Difference: BuildingGPSTkUnderWindows (r24 vs. r23)

The GPSTk is not supported under Microsoft Visual C++ Version 6.0, or earlier, because templates in classes are not supported. Currently, there is support for Microsoft Visual Studio C++ 2010 32-bit (Version 10) and the Microsoft Visual Studio Express 2012 32-/64-bit (Version 11, freely available here). While makefiles for Microsoft Visual C++ are not provided in the toolkit, CMake will generate Visual Studio Project files from existing code.

Building under Microsoft Visual Studio - CMake and Visual Studio IDE

  1. Ensure that prerequisites such as CMake have been installed.
  2. Ensure that there is a system regular expression library installed. See InstallingRegexSupportForVisualCPP.
  3. Download the GPSTk source distribution.
  4. Extract the GPSTk tarball. For example, using GNU tar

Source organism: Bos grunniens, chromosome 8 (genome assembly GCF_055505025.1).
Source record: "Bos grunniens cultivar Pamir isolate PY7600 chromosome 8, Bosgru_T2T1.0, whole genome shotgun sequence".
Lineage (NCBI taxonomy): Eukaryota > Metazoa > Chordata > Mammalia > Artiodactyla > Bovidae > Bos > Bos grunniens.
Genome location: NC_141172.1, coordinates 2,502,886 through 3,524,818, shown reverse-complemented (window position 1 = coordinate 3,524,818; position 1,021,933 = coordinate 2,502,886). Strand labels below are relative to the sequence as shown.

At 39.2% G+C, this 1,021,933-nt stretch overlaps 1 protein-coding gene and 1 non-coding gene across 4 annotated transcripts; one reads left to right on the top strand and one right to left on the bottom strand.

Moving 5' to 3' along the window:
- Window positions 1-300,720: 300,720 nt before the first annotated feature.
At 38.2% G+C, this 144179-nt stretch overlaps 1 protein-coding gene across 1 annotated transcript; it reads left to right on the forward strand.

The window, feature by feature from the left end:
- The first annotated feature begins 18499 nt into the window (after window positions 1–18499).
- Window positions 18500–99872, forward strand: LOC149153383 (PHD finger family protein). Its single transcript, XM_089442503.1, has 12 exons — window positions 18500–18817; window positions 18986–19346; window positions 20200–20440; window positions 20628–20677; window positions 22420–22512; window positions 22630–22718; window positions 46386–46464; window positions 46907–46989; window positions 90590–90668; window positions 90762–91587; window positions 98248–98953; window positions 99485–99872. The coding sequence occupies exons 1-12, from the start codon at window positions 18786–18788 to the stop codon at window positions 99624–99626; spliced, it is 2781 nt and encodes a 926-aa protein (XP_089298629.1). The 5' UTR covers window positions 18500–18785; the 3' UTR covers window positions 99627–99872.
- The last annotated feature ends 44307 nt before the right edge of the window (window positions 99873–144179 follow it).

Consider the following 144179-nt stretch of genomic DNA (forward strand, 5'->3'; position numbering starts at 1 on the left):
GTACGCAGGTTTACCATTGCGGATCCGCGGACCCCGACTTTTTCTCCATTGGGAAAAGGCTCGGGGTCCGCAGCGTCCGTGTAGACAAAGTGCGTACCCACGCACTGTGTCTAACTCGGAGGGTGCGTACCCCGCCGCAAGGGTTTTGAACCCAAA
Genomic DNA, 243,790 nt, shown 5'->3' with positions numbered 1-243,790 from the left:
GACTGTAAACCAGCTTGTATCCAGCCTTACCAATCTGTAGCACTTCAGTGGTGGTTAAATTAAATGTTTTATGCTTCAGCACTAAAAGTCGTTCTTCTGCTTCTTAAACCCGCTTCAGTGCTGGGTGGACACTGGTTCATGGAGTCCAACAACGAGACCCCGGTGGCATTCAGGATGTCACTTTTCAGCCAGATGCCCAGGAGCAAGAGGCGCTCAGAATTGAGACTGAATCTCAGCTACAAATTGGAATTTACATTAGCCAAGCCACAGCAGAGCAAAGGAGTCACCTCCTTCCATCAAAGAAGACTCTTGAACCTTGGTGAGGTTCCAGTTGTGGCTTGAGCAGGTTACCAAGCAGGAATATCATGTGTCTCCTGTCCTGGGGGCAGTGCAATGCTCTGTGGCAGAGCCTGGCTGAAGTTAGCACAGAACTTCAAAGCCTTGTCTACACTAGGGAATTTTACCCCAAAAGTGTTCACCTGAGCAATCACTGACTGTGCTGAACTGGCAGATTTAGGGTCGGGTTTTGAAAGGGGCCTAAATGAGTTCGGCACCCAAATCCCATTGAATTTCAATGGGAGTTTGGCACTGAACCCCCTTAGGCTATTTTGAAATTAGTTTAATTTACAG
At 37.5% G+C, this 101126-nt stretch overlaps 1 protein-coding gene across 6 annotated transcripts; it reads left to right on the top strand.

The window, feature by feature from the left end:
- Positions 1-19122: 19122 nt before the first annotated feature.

tar xvzf gpstk.tar.gz
  5. Open a command window (Command Prompt Prompt, Git Bash, or Windows PowerShell) in which to build the Visual Studio Project file using CMake.
  6. Create a directory for your build. For example, change into the gpstk/ directory and type
    mkdir build_VS20XX build_VS2012 
  7. Change into the gpstk/build_VS20XX gpstk/build_VS2012 or directory; this will be where all of the build and project files will reside.
  8. If GPSTk will be installed as a system application in C:/Project Files or C:/Project Files (x86), only the CMake generator must be declared when building the project files:
    • For Visual Studio 2010 IDE 32-bit, execute the following commands:
      cmake -G "Visual Studio 10" ../ or ../dev (if using Developer repo)
    • For Visual Studio 2012 IDE 32-bit, execute the following commands:
      cmake -G "Visual Studio 11" ../ or ../dev (if using Developer repo)
    • For Visual Studio 2012 IDE 64-bit, execute the following commands:
      cmake -G "Visual Studio 11 Win64" ../ or ../dev (if using Developer repo)
  9. If GPSTk will be installed to a custom directory, the target installation directory and CMake generator must be declared when building the project files: